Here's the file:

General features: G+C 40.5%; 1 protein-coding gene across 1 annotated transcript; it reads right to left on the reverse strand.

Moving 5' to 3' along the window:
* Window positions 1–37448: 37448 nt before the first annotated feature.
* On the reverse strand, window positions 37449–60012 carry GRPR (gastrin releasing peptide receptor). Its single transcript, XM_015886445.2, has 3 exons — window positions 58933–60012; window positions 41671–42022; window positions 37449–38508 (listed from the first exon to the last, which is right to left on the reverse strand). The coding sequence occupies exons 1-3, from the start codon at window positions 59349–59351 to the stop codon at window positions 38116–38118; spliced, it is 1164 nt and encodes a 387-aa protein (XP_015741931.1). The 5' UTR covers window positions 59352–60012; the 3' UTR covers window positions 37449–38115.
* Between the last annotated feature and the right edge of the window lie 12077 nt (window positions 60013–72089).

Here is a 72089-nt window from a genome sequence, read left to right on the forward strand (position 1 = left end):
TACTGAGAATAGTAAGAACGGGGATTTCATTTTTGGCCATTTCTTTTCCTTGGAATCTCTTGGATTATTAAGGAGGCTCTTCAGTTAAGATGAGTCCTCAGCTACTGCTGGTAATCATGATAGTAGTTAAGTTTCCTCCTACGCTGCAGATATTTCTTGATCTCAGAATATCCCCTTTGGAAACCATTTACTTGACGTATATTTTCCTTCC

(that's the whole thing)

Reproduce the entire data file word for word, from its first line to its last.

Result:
General features: G+C 40.5%; 1 protein-coding gene across 1 annotated transcript; it reads right to left on the reverse strand.

Moving 5' to 3' along the window:
* Window positions 1–37448: 37448 nt before the first annotated feature.
* On the reverse strand, window positions 37449–60012 carry GRPR (gastrin releasing peptide receptor). Its single transcript, XM_015886445.2, has 3 exons — window positions 58933–60012; window positions 41671–42022; window positions 37449–38508 (listed from the first exon to the last, which is right to left on the reverse strand). The coding sequence occupies exons 1-3, from the start codon at window positions 59349–59351 to the stop codon at window positions 38116–38118; spliced, it is 1164 nt and encodes a 387-aa protein (XP_015741931.1). The 5' UTR covers window positions 59352–60012; the 3' UTR covers window positions 37449–38115.
* Between the last annotated feature and the right edge of the window lie 12077 nt (window positions 60013–72089).

Here is a 72089-nt window from a genome sequence, read left to right on the forward strand (position 1 = left end):
TACTGAGAATAGTAAGAACGGGGATTTCATTTTTGGCCATTTCTTTTCCTTGGAATCTCTTGGATTATTAAGGAGGCTCTTCAGTTAAGATGAGTCCTCAGCTACTGCTGGTAATCATGATAGTAGTTAAGTTTCCTCCTACGCTGCAGATATTTCTTGATCTCAGAATATCCCCTTTGGAAACCATTTACTTGACGTATATTTTCCTTCC